Like most people, I remember distinctly what I was doing on September 11, 2001 when al qaeda launched a terror attack on the United States. I had a sabbatical that semester, working on what would become my book on German foreign policy. That morning I was watching a History Channel special about Apollo 13, and when it ended I turned to CNN to check the headlines. They were showing the World Trade Center after the first plane hit, with the reporting still vague about what was happening.
“Holy Shit” I remember saying as I dropped down to the floor. It was almost exactly 9:00; I grabbed a Videotape and started recording. From about 9:10 until the collapse of the second tower at 10:30 I did what probably is my longest step machine work out. I knew I’d get no real work done so I let all my anxious energy in watching such events unfold go into my work out.
We had Dishnet satellite television, and at that point in time they did not yet have local Bangor or Portland stations. To get the network stations we had to purchase a package of New York locals. That meant that most of the time I was watching local New York reporting on the attacks, not the national news. That made it much more intense. They reported from the street, it was their city, they interspersed footage of the burning twin towers with reports on school cancellations and information on transportation in the city.
When the second tower fell one announcer found himself barely able to hold it together “this a horrific situation…if you are a child and you are watching this without an adult…well, I don’t know what to advise you…” You can tell that the anchors are worried that the reporters they have in the field might have been hurt or killed. That day I would watch the reports from Nina Pineda, Michelle Charlesworth, Joe Torres and other local New York reporters who were on the scene — those reporters are to me part of 9-11.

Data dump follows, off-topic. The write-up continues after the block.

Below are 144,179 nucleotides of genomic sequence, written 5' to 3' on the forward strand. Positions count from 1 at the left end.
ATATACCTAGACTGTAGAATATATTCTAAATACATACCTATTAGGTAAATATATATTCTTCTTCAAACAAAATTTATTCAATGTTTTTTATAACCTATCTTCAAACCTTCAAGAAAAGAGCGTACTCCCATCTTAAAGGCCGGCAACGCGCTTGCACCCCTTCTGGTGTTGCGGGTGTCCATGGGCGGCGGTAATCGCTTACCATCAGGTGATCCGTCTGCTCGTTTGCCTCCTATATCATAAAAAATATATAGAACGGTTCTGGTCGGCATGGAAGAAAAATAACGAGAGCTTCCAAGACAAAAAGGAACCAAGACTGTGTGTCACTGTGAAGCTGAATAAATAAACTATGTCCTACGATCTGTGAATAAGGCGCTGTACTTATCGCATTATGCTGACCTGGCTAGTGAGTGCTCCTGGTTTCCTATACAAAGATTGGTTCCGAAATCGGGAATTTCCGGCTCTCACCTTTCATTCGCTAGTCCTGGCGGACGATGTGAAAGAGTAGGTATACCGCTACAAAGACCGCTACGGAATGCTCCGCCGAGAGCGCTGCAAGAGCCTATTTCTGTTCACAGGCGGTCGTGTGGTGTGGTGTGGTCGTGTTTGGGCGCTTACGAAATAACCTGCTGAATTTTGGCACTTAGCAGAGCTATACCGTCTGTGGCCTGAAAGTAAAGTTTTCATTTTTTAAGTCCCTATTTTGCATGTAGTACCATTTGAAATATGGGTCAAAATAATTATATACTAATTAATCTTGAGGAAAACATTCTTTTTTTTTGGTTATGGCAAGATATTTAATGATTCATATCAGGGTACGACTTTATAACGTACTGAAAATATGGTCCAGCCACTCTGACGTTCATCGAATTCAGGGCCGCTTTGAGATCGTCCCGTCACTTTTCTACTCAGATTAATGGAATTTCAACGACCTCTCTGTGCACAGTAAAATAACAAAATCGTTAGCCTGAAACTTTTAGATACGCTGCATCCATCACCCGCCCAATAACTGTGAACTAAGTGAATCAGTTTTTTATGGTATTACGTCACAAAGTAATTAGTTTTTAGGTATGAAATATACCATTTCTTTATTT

Today in our “Truthiness” Honors class, examining “myth in America” from the myth of the first Thanksgiving to the “myth of the free market” next week, we looked at the way 9-11 and the supposed conflict between Islam and the West is constructed in our discourse. Part of it was basic remedial instruction on the nature of the Islamic religion, to inoculate students from the poisonous disinformation from the Islamophobes who want to paint Islam as a uniquely violent or intolerant religion. A good chunk of the class was looking at the “mythic narrative” painted by the right of “Islam vs. the West,” and compare the caricature of Islam to the reality.
But the class started with video. It started with the first reports of the attacks. We watched as a New York local station talked with an eye witness from the first plane crash as the second plane is seen entering the screen and smashing into the second building. The announcer and witness didn’t know what happened, they thought the first plane had exploded as it was in the first building.
We watched as initial reports from the Pentagon came in. Chris Plante on CNN reported that a military officer at the Pentagon had observed a helicopter circling the building, going around to the back where suddenly there was an explosion. It was odd — no mention of a plane. This is the stuff that fuels conspiracy theories — the uncertainty and varied accounts. There were reports of a car bomb at the state department (never happened), a fire on the Washington mall (never happened), evacuations, and the announcement that air travel was suspended.